But back to work. Why did the work start trickling in? Much of it was the result of marketing seeds we had planted over the previous eighteen months. We had continued to cultivate relationships, and many business owners were just now starting to feel the economy stabilize and they were more comfortable making the financial investment a new business venture, building, or renovation entailed. And I won’t deny that some of our jobs were the result of pure luck; we had simply been at the right place at the right time.
Over the course of eighteen or so months, things have improved dramatically, but we are cautiously optimistic about our workflow. We are always at the mercy of the economy, and we regularly battle a disposable attitude towards architects in general. Collecting money is often a challenge, and because there are so many out-of-work architects out there, competition for jobs is fierce. Making payroll isn’t a white-knuckle experience like it used to be every two weeks, but we haven’t been able to chip away at the debt we incurred during the darkest times of the recession.
In short, business is better, but I am always focused on workload on the horizon. There are no more cash reserves — if we don’t have work, we have to send people home. And I never want to get into that situation again.
What did we learn?
Marketing has to be an ongoing activity, but it’s particularly important when you are the busiest and you think you don’t have the time to do it. Make it a priority. Those big jobs aren’t going to last forever, and you have to be proactive and start building new relationships for later jobs when you least want to do it.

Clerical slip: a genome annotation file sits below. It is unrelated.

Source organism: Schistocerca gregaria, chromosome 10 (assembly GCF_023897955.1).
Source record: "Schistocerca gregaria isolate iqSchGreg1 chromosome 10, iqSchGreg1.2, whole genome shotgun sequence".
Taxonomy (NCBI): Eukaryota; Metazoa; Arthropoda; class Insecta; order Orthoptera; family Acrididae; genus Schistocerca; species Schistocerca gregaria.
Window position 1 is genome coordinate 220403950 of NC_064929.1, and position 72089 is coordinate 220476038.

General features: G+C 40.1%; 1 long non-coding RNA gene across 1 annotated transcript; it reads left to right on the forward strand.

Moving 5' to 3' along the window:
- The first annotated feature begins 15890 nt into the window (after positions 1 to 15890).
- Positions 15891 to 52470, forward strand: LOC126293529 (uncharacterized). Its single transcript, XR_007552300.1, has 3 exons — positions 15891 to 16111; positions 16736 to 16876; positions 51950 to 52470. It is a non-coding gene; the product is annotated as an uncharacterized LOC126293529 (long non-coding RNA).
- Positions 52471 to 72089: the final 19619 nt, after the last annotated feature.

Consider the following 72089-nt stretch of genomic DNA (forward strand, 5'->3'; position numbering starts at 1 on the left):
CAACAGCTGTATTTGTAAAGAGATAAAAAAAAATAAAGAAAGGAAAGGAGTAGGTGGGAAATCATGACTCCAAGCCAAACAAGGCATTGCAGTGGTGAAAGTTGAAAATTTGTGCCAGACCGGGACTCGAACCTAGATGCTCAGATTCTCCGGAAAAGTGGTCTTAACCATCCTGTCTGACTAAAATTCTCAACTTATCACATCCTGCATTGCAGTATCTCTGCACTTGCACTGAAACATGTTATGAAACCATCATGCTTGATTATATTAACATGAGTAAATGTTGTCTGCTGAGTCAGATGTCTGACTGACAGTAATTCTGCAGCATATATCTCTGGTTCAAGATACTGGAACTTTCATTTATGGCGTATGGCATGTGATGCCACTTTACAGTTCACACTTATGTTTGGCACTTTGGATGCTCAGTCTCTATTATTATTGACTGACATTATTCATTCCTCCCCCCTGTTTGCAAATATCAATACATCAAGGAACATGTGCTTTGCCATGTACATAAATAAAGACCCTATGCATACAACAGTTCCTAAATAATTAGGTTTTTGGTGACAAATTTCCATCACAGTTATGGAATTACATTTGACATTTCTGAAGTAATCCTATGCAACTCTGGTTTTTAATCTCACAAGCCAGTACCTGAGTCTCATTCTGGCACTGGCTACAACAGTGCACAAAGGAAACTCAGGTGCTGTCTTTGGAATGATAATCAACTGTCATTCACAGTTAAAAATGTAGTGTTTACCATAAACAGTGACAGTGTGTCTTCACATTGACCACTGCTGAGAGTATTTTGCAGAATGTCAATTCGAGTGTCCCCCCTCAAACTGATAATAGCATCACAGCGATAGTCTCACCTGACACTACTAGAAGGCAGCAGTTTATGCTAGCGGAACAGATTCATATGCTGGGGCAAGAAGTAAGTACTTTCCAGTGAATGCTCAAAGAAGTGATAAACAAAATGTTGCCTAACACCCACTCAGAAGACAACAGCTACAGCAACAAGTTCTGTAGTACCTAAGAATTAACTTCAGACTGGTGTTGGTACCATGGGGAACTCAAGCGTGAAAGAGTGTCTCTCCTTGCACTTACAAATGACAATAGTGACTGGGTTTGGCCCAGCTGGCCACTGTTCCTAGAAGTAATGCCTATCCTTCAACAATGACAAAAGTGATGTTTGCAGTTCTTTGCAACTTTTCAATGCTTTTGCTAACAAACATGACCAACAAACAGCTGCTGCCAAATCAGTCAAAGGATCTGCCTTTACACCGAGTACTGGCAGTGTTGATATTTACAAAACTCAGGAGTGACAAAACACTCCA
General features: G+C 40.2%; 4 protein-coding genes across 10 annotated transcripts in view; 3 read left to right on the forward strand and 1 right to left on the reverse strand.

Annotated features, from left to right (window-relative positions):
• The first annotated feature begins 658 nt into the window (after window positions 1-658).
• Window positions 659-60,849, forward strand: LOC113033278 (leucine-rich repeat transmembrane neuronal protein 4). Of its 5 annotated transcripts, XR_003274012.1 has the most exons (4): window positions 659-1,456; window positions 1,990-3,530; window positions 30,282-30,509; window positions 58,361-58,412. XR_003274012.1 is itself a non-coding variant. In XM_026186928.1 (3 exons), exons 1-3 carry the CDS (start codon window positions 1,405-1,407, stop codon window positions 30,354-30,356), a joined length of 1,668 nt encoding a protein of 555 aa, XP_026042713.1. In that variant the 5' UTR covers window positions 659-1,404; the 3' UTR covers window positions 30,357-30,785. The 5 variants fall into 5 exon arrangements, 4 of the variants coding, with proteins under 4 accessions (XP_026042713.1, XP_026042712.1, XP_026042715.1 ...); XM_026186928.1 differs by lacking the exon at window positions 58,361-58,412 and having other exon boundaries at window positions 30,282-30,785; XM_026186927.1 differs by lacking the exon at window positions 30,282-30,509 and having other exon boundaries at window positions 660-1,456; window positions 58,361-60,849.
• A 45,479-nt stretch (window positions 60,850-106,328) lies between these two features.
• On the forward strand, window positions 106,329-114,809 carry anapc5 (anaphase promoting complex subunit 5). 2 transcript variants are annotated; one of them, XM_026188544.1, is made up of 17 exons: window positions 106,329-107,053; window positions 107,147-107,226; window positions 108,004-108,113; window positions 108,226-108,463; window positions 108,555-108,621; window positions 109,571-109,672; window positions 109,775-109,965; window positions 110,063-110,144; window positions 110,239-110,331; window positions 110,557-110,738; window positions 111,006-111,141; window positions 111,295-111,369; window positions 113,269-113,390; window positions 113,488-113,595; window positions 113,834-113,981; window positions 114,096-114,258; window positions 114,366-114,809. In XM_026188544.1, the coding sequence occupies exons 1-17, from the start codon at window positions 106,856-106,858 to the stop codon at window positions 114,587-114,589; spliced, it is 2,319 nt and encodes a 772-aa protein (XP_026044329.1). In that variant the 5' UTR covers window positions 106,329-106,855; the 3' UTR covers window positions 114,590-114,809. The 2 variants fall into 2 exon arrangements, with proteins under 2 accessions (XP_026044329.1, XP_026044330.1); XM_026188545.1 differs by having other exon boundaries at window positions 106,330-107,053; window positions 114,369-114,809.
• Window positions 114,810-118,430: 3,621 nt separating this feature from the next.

- Don’t underestimate the power and value of social media. Twitter is a particularly powerful medium because it is a conversation, and it’s a real-time conversation you could be having with new potential clients. Don’t be a cheesy salesperson who constantly toots his own horn; have a good mix of content about your company, but keep it to 10-20% of your tweets. Retweet others, chat with people who interest you, and — above all — be yourself. Nobody gets excited about talking to a buttoned-up, toe-the-line company, but people do like talking to people who let their personality show.
- Sometimes you’re just at the mercy of the universe. You were promised that big job but lost it anyway? Client ran out of money and can’t pay a big portion of your fee? The economy sucks and nobody wants to start on a big project? No matter how hard you work, it seems like nothing is going right, but hang on — as hard as it is — because things will bounce back eventually.
- No matter how good business is or how much you don’t want to (we’re architects and designers, not bean counters after all), you have to keep an eye on expenses and budgets. The $5,000 you almost accidentally double-paid that vendor will come in handy when times are tight again.
Congratulations if you’ve followed along for six months to finally reach the end of this three-post series. I hope you learned a little bit from our story and struggles, but I also hope it gave you some encouragement to keep going if things are looking dire. We’re going to keep sharing our challenges and successes here, so please check back often. Thanks for reading.